Millman attacks officials, De Minaur on fire
JOHN Millman has let rip at US Open officials, accusing them of making rules up on the run and hastily introducing a shot clock "with teething problems".
The Queenslander beat American teenager Jenson Brooksby 6-4 6-2 6-0 in heatwave conditions that he described as the most brutal of his nine-year grand-slam career.
Then he unloaded.
Millman's biggest beef was players on outside courts receiving less time to recover and cool down between points and at changeovers than the stars do on show courts.
He pointed out that, because of ad breaks during play on televised courts, the big guns - and their opponents - were afforded 90 seconds time out. "We got 60 seconds from when the umpire calls the score. They get a minute and a half in there," he said.
"Look, that's a massive difference. How's that fair?
"Sixty seconds goes pretty damn quick by the time you get the towel and the ice towel around you're neck." Millman said the shot clock, which allows the server 25 seconds between points, was also unfair and should not have been introduced for the first time at a grand slam without more trialling.
"Especially in these conditions," he said.
"The umpire starts the shot clock after he calls the score.
"Well, if there's a big round of applause on centre court there, then they get, what, an extra 10, 15 seconds.
"It's got to be the same for everyone, no?
"They've got a fair few teething issues and it would be nice if they don't have those teething issues at a US Open.
"Probably they should sort that out." Millman also wasn't happy at only being told about 40 minutes before he took the court that, for the first time at a slam, men's players would be allowed a 10-minute break after the third set to escape the heat.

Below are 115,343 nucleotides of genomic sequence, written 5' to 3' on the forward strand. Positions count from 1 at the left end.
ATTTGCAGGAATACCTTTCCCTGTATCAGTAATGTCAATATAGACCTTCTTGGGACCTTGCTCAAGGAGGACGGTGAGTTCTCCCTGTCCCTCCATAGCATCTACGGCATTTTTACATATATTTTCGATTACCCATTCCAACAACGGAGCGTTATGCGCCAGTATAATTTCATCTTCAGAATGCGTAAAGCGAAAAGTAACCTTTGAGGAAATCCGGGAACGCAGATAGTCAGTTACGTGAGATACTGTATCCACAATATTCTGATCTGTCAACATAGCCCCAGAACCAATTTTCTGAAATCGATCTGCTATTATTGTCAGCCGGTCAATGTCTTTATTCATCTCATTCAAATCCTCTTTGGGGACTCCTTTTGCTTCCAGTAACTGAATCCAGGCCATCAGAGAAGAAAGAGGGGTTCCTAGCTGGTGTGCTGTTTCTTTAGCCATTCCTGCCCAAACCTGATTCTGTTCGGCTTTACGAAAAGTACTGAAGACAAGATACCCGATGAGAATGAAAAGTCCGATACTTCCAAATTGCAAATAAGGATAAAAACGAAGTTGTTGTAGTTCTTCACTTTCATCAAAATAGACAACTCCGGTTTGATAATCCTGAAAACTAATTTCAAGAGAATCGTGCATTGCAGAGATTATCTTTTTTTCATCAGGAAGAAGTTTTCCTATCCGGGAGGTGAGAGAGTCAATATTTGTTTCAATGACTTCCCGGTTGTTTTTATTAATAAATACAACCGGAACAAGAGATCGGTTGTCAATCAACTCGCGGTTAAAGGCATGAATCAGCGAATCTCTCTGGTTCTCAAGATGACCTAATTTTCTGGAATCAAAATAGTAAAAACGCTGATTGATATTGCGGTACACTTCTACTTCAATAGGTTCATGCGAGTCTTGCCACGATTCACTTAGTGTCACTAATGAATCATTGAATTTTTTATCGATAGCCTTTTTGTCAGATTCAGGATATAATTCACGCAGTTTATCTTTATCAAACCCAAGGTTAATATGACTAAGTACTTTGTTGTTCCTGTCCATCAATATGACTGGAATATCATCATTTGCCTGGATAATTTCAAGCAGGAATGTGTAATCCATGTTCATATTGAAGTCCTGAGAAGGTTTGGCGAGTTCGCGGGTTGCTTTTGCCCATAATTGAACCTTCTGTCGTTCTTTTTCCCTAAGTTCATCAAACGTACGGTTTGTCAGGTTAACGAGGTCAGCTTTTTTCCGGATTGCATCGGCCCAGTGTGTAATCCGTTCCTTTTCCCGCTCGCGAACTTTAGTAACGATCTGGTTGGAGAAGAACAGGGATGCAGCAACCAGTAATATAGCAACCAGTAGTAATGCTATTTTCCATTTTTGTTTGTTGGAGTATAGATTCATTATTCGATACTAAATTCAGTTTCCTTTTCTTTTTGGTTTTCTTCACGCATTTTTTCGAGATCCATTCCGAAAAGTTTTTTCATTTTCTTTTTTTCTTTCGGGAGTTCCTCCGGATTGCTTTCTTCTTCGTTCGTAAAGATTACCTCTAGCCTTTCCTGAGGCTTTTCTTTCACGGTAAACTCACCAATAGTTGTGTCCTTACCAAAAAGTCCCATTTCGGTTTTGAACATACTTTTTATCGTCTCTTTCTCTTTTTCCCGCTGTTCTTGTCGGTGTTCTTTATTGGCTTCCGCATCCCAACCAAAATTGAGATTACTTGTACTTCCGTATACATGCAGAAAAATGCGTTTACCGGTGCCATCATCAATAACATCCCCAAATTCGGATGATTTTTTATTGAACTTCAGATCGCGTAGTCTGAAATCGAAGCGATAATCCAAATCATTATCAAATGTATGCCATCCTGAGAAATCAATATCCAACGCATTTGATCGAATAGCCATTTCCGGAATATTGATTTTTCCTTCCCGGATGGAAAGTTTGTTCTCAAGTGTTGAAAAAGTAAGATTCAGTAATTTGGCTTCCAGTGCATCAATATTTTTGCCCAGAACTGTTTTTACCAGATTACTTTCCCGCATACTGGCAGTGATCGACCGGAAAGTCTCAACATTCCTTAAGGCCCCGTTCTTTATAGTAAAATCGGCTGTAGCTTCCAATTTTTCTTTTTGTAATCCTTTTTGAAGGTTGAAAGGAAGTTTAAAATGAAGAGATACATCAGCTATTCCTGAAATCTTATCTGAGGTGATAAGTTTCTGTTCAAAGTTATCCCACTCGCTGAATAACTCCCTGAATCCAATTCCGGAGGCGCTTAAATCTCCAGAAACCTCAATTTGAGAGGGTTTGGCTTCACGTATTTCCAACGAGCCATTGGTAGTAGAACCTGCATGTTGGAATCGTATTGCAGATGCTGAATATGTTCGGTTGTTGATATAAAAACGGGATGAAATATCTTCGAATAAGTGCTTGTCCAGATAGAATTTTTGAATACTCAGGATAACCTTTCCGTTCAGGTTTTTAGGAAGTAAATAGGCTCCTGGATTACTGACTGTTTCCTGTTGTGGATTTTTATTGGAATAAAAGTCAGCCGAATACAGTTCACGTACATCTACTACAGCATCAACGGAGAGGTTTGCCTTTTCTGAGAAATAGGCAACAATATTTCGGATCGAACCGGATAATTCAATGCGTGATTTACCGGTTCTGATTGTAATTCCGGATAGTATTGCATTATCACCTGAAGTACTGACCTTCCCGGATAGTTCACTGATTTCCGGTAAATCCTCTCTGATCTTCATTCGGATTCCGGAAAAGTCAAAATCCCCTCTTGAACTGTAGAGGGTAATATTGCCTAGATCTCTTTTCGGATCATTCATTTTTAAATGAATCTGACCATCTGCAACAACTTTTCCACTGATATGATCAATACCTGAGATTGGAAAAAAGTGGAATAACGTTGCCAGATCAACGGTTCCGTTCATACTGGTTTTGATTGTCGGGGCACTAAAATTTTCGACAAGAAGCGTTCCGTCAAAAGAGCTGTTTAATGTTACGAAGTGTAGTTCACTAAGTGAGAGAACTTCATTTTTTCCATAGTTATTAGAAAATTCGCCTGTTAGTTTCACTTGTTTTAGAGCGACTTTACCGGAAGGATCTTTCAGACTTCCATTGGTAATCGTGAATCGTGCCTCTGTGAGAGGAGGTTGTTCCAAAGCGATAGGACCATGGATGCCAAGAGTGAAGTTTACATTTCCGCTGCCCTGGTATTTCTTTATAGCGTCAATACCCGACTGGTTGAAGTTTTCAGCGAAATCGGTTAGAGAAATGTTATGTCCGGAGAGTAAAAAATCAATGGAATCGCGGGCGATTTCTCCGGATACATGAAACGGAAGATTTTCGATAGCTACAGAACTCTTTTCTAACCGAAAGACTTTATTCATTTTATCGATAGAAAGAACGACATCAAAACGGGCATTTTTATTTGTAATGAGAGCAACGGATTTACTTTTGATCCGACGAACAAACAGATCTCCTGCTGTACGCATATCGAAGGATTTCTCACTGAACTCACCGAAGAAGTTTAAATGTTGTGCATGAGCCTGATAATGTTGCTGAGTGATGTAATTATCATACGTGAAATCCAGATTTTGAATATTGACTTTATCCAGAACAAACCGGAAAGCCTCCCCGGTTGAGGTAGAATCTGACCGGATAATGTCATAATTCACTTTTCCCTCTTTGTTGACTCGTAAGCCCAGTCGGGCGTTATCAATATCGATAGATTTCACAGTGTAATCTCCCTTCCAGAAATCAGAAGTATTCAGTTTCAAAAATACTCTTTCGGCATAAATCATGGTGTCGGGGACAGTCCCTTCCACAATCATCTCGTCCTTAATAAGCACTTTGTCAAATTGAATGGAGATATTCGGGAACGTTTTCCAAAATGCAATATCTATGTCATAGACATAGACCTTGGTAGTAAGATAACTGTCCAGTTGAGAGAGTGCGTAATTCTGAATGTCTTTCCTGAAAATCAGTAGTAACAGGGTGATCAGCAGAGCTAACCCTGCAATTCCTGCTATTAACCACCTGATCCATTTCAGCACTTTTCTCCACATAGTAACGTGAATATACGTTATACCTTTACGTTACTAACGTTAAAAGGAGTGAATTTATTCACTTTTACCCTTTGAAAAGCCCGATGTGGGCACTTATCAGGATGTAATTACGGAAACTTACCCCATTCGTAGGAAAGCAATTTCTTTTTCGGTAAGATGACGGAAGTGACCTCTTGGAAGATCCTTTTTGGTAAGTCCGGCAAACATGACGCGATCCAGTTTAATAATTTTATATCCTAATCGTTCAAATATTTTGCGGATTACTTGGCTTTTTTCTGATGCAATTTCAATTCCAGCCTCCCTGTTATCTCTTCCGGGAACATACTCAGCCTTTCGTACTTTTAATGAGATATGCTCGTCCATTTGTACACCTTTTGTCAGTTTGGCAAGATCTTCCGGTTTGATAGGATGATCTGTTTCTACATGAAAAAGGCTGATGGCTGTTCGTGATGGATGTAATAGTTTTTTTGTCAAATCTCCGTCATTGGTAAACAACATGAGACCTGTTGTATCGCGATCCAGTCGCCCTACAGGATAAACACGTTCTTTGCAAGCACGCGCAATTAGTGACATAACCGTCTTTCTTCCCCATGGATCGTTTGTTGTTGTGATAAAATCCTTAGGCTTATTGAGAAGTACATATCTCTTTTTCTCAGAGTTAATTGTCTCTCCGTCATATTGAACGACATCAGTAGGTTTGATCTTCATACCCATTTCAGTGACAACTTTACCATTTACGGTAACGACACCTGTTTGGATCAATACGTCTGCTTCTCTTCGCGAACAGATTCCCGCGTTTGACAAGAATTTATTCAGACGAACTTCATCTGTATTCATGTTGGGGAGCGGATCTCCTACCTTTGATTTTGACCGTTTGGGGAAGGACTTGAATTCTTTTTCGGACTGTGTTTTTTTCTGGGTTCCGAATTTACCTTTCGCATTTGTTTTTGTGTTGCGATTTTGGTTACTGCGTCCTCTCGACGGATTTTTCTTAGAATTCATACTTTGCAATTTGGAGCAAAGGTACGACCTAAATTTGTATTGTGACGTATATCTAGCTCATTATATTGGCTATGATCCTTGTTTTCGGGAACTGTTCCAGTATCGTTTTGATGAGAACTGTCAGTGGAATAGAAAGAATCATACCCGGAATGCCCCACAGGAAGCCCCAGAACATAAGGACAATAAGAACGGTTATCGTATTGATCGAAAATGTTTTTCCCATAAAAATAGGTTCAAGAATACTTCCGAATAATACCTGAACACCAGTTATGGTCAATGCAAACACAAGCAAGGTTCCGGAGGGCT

"They should have maybe asked a few people because it seems like they've made up their own rules there," he said.
"Probably not the biggest fan of the 10-minute break. I don't know if it does you much good." Millman next faces either Italian 14th seed Fabio Fognini or another American wildcard, Michael Mmoh.
DE MINAUR TOO HOT TO HANDLE
Alex de Minaur has confirmed his status as one of the hottest talents in men's tennis with the most commanding first-round win of the US Open. The second youngest player in the world's top 50, de Minaur swatted aside Japan's Taro Daniel 6-0 6-1 6-2 to continue Australia's flying start to the season's final grand slam.
Matt Ebden, John Millman and Ajla Tomljanovic also notched impressive wins on Tuesday after Jason Kubler, Ashleigh Barty and Daria Gavrilova progressed to the second round on day one.
But in conceding just three games in three sets, no man was more dominant than 19-year-old de Minaur.
Not even heavyweight title contenders Alexander Zverev and Roger Federer, who dropped five and eight games respectively in their straight-set openers.
"Those are the matches that I'm most proud of because it's very hard in a five- set match to play at a very high level throughout the whole way without any lapses of concentration," de Minaur said.
"That's something I've really been working on and I'm very pleased to see it happening today."
Clubbing 31 winners to 11 and saving the only break point he faced in 10 service games, de Minaur earned a shot at fellow young gun Frances Tiafoe, an upset winner over seeded Frenchman Adrian Mannarino.
In more brutally tough conditions at Flushing Meadows, Ebden advanced when Serbian Filip Krajnovic became the sixth men's player of the day - and ninth of the tournament - to retire mid-match.
Ebden was leading 7-6 (7-1) 6-7 (5-7) 4-6 6-1 4-1 when the wilting 32nd seed called it quits after three hours and 38 sapping minutes.
The West Australian's win set up a clash with German veteran Philipp Kohlschreiber.
Unlike Ebden, Tomljanovic spent barely an hour on court in seeing off wildcard playoff winner Lizette Cabrera 6-4 6-1 in a somewhat one-sided all-Australian affair.